|Publication number||US6675338 B1|
|Application number||US 09/635,996|
|Publication date||Jan 6, 2004|
|Filing date||Aug 9, 2000|
|Priority date||Aug 9, 2000|
|Publication number||09635996, 635996, US 6675338 B1, US 6675338B1, US-B1-6675338, US6675338 B1, US6675338B1|
|Original Assignee||Sun Microsystems, Inc.|
|Export Citation||BiBTeX, EndNote, RefMan|
|Patent Citations (15), Non-Patent Citations (1), Referenced by (12), Classifications (10), Legal Events (4)|
|External Links: USPTO, USPTO Assignment, Espacenet|
1. Field of the Invention
The present invention relates to the field of microchip design. More specifically, the present invention relates to the use of internally generated vectors for the burnin system for testing a microchip.
2. The Background
When constructing a microchip, it is typical to run what is called a “burn-in” test on the circuits in the chip. Burn-in is a long, thorough, carefully controlled preliminary test performed in order to stabilize a chip's electrical characteristics after manufacture and to ensure that it will function according to rated specifications. For microchips, a commonly run burn-in test is to run the chip at a high temperature for an extended period of time (such as 48 hours).
Microchips are often designed with test circuitry built-into the chip for use in the test phase of development. The circuitry not be used after shipment of the chip to customers, but the built-in circuitry allows tests to be performed by test facilities at a high rate of speed. A common test design is called a full scan design, which gives observability and controllability over internal states of the microchip to whoever is running the tests. When this capability is used along with the high temperature test, this allows every state of every flip-flop in the circuit to be tested at the high temperature, and oftentimes will reveal a problem in design or manufacture that no other test uncovered.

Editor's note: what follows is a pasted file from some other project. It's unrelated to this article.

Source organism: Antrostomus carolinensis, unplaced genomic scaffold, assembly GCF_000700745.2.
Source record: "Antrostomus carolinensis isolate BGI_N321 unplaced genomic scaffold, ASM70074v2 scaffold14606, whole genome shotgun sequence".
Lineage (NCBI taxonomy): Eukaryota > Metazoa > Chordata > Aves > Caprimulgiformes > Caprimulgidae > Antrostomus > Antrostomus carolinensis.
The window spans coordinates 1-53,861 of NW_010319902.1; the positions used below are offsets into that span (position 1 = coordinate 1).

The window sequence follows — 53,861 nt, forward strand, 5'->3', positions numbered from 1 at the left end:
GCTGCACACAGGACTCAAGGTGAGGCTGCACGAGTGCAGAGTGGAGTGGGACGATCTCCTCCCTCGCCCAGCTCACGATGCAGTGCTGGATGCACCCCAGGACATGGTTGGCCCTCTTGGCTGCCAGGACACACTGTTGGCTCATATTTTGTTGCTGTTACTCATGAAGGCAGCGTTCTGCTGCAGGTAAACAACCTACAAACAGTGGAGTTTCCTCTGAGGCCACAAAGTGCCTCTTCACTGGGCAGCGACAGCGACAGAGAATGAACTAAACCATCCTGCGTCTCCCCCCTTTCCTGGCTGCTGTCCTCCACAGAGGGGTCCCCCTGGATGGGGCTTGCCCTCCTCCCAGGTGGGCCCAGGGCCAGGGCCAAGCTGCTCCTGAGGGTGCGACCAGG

The goal in designing good test circuitry in this area, therefore, is to be able to toggle as many internal nodes of the microchip as possible during the burn-in stage in order to make the whole chip function during testing, which provides the maximum amount of stress testing of the microchip. This has generally been accomplished by designing the test circuitry to utilize automatic test pattern generation (ATPG) vectors generated by a software tool accompanying the microchip. The ATPG vectors are loaded into a memory, and then sequentially fed to the microchip in order to test all the possible states of the flip-flops in the circuit during burnin.
There is limited memory, however, available in the burnin system. Adding external memory adds additional costs to the burnin process. What is needed is an efficient solution which allows for better toggle coverage while still utilizing the limited memory available.
Internally generating test vectors on a microchip during a burnin stage allows for better toggle coverage while not requiring external memory. A test access port a (TAP) controller which accepts signals from a user and indicates to a linear feedback shift register (LFSR) that the microchip is in the burnin stage. The LFSR then may generate a set of pseudorandom values using a polynomial. The values are then shifted one per clock cycle into the internal scan chain of flips-flops on the chip, which toggles the internal states of the chip. New pseudorandom values are also generated one-by-one during the shift. By using this approach, the internal states of the chip are toggle without the use of an external memory for the burnin system.